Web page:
What are the Differences Between Commercial and Residential Interior Design

In our office we work on two types of interior design projects, commercial and residential. In commercial interior design we are known for our work on condo and coop lobbies and hallways. In residential interior design most of the projects that come our way are stately suburban homes and compounds.

We are unique in that we do both because there are many differences between commercial (public spaces) and residential interior design (homes).

When a coop or condo building is in need of a lobby or hallway upgrade, many residents will show up and deliver their opinions on style, colors, materials, and more. Now, don’t get me wrong – receiving community feedback is an essential part of the design process. But  people who have been through an interior design project for their own homes often have preconceived notions of how interior design works.

So, before I ever show a swatch or drawing I will outline for my clients the enormous differences between commercial and residential interior design. Here are some highlights:

Products

One major difference between commercial and residential interior design are the materials we must use. High traffic public spaces (think of building lobbies or hallways) require completely different materials than even the high traffic areas of your home, particularly in regard to durability. This is because the volume of people (including kids!), move-ins and move-outs, FreshDirect deliveries, hand trucks, etc. moving through lobbies and hallways is gigantic compared to the number of footsteps you take chasing your kids around your apartment.

Moving past durability in terms of impact, a material’s cleanability is of vital importance, as well. For example, you may love the idea of placing a lovely natural sisal rug in your living room, but what a disaster it would be to place that same rug in front of the elevator leading to your apartment!

I’ve discovered that the key is finding a happy medium between luxury and durability, the needs of the space, and the aesthetics of the residents.

***Please note: Public space design in residential buildings actually falls under the “Hospitality” heading rather than strictly commercial. The aesthetic hospitality designers are looking for is more akin to the residential world rather than office spaces so the materials offered bridge some of those gaps.

Building Codes

Elevator controls requirements, nyc interior design

Yes, no matter how creative the vision may be, we must adhere to strict requirements when designing public spaces. There are fire codes, building codes, and protocols within the Americans with Disability Act (ADA) that interior designers must take into account. Generally, the ADA codes will be reflected most commonly in bathroom accessibility, level hardware, ramps (instead of stairs) and the sizes of doorways.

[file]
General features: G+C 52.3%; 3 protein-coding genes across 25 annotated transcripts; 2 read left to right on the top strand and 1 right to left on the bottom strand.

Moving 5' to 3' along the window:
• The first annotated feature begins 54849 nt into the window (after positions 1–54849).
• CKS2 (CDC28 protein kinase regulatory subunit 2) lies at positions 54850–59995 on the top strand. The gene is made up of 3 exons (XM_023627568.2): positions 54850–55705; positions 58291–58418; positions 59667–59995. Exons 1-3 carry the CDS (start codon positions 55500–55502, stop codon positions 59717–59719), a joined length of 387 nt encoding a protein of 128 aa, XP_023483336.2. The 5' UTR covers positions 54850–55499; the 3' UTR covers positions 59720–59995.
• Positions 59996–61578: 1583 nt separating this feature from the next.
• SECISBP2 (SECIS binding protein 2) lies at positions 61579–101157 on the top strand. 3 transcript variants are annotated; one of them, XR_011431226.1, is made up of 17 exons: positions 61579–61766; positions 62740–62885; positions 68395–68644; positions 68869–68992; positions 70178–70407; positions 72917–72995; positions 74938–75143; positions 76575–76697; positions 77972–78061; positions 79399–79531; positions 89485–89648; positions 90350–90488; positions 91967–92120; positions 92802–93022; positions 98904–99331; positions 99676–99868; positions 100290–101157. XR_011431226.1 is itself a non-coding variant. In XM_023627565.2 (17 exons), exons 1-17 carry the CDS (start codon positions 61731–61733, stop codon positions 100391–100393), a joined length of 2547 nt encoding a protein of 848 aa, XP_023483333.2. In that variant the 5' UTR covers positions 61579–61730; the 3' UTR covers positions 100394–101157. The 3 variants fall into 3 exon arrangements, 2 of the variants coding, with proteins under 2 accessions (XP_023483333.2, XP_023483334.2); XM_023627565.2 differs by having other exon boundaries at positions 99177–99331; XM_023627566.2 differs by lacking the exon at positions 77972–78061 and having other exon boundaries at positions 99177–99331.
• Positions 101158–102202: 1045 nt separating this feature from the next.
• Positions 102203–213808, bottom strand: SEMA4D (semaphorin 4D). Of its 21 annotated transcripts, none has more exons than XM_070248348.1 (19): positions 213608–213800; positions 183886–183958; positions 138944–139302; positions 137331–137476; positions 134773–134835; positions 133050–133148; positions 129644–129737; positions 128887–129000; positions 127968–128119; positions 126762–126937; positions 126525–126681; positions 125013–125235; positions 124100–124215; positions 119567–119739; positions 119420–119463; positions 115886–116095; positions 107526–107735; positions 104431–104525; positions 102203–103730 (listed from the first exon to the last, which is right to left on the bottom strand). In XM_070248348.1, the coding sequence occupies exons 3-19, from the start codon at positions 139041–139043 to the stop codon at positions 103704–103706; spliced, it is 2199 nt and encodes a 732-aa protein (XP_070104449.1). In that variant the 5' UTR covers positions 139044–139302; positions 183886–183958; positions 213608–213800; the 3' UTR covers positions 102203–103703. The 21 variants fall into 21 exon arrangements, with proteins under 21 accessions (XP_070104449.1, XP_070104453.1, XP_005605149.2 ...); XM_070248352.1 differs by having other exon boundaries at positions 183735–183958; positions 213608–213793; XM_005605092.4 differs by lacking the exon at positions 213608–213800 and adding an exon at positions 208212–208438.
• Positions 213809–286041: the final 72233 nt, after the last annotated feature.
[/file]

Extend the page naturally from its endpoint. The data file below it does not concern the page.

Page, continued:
In public spaces, entry access to the building (i.e. opening devices for doors), wheelchair access, the height of elevator call buttons and mailboxes all must comply.

Design Aesthetic

Sygrove Design, Marilyn Sygrove, Concierge Desk Design, Lobby Interior Design, Briar Oaks - Concierge Desk

Designing for an individual, couple, or family allows for personal expression and the opportunity to cater to individual wants and needs. Interior designers want to bring to life the vision of the owner, and budget is usually the only constraint. In commercial interior design projects, the public space must appeal to a larger audience.

My number one goal as a commercial and residential interior designer is to create spaces that make people feel good and be proud to show off. Regardless of the differences between commercial and residential interior design, what’s most important to us is that we transform our clients’ needs and vision into reality. I constantly amazed that we can turn out both types of interior design projects at the level that we do in spite of the differences between commercial and residential interior design.

Do you have an interior design project you’d like to discuss? Let’s create it together!

—Marilyn

Contact Marilyn Sygrove directly at:
[email protected]
212-581-4860